For ‘Mother’, Roger sang to the backdrop of himself singing the song during the original Wall tour some 30 years ago. The voice doesn’t quite make some of those notes, but The Wall is theatrical enough to allow some licence. I do wonder how the mum sitting in the next row is going to explain that tune to her whippersnapper son; that or the big-screen naked boobs and crotch grabbing of ‘Young Lust’; the animation of fornicating plants might’ve gone over the young’un’s head this time around.

    It really is a hell of a production, but the politics are a little dodgy. Trying to update the work, essentially a nightmarish autobiography about a wretched childhood, a dead solider father and the high cost of fame, into a plea for world peace feels like a stretch at times. Still, great art work; massive heart. ‘Bring the Boys Back Home’, indeed, but let’s not oversimplify here. There was at least one casualty of 9/11 on the memorial wall screened during intermission; the solutions aren’t as simple as we might like.

    Still, I love the way that religions, warmongers and multicorporates are lumped into the same basket of Bad (a real game of pick your fascist!), although given I’ve just paid a hundred bucks to see it, there might be a degree of irony going begging there as Shell, Mercedes and McDonalds logos rain down amid dollar signs like 1000-pound bombs from hoopy Stratofortresses.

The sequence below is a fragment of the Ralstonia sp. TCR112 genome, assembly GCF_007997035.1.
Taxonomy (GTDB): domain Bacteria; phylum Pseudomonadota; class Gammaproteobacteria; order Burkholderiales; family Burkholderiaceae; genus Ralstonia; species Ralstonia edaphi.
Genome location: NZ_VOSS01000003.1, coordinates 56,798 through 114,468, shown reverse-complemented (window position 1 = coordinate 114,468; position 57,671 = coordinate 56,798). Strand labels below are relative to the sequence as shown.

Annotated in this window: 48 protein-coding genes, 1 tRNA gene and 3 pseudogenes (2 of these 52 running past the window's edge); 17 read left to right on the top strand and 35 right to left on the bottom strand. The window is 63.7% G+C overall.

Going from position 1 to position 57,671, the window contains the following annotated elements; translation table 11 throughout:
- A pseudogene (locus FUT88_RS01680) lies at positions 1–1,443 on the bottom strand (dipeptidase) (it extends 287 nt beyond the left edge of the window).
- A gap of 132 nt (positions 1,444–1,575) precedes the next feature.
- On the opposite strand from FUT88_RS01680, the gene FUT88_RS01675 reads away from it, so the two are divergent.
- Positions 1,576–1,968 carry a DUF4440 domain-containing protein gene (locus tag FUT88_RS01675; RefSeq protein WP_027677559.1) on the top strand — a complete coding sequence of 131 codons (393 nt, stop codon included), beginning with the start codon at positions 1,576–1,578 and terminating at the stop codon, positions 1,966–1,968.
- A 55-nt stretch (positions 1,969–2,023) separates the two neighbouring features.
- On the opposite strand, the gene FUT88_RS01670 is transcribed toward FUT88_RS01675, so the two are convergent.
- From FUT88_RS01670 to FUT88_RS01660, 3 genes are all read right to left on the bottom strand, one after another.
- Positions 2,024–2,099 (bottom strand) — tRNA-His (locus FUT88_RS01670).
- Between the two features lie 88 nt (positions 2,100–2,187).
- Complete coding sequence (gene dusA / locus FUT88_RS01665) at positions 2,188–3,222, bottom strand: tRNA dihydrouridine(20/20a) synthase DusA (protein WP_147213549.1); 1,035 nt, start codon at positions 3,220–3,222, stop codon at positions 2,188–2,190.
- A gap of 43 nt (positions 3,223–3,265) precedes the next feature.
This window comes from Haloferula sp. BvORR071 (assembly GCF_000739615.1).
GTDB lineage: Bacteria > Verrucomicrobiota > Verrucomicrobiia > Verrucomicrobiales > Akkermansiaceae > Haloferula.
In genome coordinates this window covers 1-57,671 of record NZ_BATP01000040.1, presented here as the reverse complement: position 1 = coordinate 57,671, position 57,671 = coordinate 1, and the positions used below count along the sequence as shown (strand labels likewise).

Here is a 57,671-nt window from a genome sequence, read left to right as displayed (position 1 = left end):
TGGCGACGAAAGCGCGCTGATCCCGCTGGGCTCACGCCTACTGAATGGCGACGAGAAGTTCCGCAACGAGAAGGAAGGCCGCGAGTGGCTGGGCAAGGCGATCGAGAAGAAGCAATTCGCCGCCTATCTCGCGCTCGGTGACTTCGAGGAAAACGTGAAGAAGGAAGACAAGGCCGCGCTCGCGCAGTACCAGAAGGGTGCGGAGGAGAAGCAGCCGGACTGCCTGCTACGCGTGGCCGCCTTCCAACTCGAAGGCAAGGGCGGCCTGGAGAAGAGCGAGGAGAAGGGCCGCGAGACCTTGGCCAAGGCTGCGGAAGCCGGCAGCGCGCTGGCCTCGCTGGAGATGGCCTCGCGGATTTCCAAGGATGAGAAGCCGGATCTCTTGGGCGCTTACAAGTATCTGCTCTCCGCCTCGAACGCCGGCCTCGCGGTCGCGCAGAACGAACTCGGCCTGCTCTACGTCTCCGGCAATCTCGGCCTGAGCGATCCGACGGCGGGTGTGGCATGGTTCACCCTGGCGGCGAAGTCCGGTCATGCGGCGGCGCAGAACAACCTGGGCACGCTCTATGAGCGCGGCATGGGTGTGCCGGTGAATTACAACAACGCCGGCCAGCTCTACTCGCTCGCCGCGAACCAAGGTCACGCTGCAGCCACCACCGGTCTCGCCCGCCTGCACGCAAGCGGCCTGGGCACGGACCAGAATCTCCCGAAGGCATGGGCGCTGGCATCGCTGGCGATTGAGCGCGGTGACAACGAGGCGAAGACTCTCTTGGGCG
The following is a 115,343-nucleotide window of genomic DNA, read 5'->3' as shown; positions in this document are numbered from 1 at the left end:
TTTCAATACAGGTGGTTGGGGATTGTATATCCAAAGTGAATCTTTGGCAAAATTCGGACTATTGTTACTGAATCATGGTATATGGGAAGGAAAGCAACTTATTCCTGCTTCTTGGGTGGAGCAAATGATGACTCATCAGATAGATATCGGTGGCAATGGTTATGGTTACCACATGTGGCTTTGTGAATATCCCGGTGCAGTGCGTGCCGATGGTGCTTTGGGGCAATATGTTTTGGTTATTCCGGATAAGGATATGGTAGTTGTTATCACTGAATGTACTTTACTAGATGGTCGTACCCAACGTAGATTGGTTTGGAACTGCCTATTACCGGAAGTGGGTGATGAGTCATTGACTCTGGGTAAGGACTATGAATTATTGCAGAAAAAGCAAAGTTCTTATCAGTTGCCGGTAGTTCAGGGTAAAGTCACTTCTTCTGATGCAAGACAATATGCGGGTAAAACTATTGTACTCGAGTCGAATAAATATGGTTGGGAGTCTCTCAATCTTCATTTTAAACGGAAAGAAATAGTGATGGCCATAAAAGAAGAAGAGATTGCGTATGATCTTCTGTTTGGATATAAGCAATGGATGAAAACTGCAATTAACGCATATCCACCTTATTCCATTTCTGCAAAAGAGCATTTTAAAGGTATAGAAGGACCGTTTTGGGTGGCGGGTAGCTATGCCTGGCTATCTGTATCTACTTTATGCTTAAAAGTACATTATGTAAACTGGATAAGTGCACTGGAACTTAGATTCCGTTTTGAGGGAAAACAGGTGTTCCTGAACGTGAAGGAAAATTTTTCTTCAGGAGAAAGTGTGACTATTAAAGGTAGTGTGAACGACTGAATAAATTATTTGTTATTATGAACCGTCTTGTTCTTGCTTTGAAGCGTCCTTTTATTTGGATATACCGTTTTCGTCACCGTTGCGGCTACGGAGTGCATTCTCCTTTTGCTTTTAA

Highlights? Well, the album brims with them, but seeing the school kids on stage wagging their fingers at the giant school master is pretty cool; ‘Run Like Hell’ lifts the pace wonderfully. The sound is superb and the band and backing singers first-rate. Definitely worth a gander if you’re lacking a little rock opera in your diet. Hell, you might even leave with a sudden urge to donate to a famine-relief charity or buy a poppy on Anzac Day. Assuming you don’t already.

    No support act, two halves of about an hour each, plus 20-minute intermission.

    Meanwhile, here’s one of my favourite songs from the album, ‘Comfortably Numb’, and a spine-tingling moment of reconciliation when Dave Gilmour joined Waters in London to play it. Tear down the wall!